You can also lose a bit of extra magnesium in the urine and sweat when exercising. While it’s not nearly as drastic as sodium, exercise can increase your magnesium requirements by around 10 to 20%. 
Calcium and potassium loss from sweating is unlikely to be an issue. In study described in Mineral Requirements for Military Personnel, subjects doubled their daily calcium losses from sweat. However, they were subjected to intense conditions – 100 minutes of exercise a day and sitting in sauna-like chambers for hours at a time – so it’s unlikely you’ll ever need to worry about this. Likewise, this paper says that …most studies report that potassium excretion is not consistently affected by moderate to heavy exercise“.
Athletic young man drinking a bottle of water

Reason 5: You’re drinking too much water, too quickly

Water is an essential nutrient and it’s critical that we get enough of it. At the same time, drinking a lot of water too quickly can dilute the concentration of electrolytes in your blood (in particular, sodium) because the volume of your blood increases faster than your kidneys can compensate for. In extreme cases this can lead to a condition called hyponatremia, which is potentially fatal. An infamous case of this was when a woman died from drinking too much water while participating in Hold Your Wee for a Wii” water drinking contest.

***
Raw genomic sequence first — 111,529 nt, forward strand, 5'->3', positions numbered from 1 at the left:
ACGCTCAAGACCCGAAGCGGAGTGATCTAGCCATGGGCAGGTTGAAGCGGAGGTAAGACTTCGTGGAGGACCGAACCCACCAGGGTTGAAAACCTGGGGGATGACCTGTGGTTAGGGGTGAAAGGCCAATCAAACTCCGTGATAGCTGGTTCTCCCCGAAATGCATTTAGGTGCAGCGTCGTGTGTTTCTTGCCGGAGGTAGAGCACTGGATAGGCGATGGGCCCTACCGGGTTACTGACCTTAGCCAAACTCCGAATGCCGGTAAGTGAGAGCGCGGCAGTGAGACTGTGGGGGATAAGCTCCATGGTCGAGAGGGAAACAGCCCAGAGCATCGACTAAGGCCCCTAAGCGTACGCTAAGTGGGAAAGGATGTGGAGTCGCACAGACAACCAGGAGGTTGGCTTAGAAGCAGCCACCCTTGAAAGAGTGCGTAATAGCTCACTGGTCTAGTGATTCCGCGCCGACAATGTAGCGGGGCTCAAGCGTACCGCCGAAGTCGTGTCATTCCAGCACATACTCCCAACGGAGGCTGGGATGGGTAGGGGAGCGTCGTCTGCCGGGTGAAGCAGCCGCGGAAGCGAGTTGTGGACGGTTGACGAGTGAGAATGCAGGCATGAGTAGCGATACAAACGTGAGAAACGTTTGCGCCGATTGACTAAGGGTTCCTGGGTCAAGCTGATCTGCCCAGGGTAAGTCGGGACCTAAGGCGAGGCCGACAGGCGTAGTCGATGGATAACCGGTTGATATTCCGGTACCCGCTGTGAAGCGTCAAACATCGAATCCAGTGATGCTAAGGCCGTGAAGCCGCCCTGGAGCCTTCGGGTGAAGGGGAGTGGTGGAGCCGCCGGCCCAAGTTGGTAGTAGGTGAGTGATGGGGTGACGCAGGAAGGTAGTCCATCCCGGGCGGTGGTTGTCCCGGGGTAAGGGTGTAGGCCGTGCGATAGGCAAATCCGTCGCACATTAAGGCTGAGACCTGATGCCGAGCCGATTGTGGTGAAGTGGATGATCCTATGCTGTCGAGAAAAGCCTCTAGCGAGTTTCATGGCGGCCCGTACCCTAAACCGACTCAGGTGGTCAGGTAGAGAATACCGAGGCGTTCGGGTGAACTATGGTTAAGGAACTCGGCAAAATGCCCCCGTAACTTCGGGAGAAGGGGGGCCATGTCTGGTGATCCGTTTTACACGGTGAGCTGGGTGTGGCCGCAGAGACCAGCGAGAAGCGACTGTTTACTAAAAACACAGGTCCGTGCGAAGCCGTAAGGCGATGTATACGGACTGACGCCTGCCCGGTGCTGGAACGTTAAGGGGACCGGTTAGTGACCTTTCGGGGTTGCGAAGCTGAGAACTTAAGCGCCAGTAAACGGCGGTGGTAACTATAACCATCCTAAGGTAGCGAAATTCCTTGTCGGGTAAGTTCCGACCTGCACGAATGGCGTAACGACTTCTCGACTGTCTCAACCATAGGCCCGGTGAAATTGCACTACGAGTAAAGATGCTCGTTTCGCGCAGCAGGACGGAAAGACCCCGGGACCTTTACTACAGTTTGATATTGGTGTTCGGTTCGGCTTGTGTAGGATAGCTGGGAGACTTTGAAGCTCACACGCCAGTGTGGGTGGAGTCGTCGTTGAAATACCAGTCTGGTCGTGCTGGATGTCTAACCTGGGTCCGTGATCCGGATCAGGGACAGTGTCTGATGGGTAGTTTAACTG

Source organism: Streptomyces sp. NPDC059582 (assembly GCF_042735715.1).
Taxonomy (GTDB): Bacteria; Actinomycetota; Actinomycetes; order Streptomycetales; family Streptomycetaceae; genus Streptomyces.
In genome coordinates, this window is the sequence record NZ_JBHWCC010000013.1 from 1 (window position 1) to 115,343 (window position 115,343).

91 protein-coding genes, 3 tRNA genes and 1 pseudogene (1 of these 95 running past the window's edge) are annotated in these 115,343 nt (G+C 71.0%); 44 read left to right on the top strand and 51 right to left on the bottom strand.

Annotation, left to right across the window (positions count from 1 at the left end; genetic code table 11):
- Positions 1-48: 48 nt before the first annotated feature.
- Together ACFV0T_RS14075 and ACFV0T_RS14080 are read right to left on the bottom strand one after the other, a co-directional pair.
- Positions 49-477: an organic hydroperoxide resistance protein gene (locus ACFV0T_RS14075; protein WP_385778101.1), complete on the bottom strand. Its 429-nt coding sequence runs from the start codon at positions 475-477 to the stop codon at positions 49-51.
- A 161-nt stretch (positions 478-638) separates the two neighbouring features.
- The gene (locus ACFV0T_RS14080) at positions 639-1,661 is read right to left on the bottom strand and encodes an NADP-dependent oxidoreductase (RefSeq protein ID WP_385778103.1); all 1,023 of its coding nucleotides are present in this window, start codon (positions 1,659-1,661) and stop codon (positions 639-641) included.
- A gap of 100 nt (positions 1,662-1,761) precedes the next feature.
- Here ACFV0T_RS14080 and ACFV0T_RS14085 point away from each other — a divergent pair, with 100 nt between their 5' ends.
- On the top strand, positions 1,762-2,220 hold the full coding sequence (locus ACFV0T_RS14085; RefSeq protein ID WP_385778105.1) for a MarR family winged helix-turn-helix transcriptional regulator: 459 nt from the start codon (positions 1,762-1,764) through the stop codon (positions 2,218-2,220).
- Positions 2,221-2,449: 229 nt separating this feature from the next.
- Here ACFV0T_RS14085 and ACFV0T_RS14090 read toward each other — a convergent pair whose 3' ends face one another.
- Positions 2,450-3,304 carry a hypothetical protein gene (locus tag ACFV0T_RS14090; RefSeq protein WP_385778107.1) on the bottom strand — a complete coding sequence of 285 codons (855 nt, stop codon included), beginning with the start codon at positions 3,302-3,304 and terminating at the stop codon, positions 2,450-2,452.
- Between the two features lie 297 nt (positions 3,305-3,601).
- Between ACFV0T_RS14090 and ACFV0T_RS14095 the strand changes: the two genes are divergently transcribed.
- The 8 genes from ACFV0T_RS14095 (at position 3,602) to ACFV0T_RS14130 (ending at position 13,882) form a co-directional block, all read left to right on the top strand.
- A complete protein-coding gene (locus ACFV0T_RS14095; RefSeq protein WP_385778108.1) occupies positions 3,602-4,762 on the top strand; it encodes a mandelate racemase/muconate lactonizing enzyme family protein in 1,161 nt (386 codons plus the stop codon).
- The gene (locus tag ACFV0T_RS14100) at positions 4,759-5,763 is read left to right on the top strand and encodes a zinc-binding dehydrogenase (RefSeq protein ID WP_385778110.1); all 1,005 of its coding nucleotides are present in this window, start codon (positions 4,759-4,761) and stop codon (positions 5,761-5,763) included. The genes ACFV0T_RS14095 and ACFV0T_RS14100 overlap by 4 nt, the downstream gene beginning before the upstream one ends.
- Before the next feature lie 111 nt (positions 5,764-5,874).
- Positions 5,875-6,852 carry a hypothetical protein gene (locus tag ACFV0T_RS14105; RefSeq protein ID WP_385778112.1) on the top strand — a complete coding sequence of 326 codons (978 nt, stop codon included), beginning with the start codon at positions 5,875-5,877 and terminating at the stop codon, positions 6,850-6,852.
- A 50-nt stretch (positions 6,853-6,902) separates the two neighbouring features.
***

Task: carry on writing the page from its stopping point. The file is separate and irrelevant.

Even in less extreme cases, over-drinking water can be a serious problem. Athletes, army personnel, and hikers can experience something called hyponatremic encephalopathy“, which essentially means “brain swelling due to low blood sodium”. As it happens, in 2002 a female runner died from this condition due to drinking too much sports drink before the Boston Marathon.
We’re often recommended to take sports drinks to replenish electrolytes like sodium. Yet, as this study suggests, sports drinks may not be enough to prevent exercised-induced low blood sodium. This is dependent on your exercise intensity and duration, and hydration and sodium level starting points. It may also be because if sports drinks did contain enough sodium, they would probably taste awful! Research indicates that you should have about 450mg of sodium per hour during athletic events. But with sports drinks you may have to drink 1-2 liters to get that, as most of them contain only 230mg to 570mg of sodium per liter. While it’s better than drinking pure water, consuming large amounts of these drinks can cause the very problem they’re meant to solve!

In conclusion – by all means hydrate, but take your time to drink. A pleasant side-effect of slower drinking is less time spent on the toilet – a study from Canada showed that when we sip water regularly instead of gulping down larger amounts, urine excretion is around six times lower – the body absorbs more of the water you drink! And if you’re doing intense or prolonged exercise, consider ingesting some extra salt beforehand – roughly a gram per hour. Weight out a gram of salt on a scale – it’s a lot more than you’d think!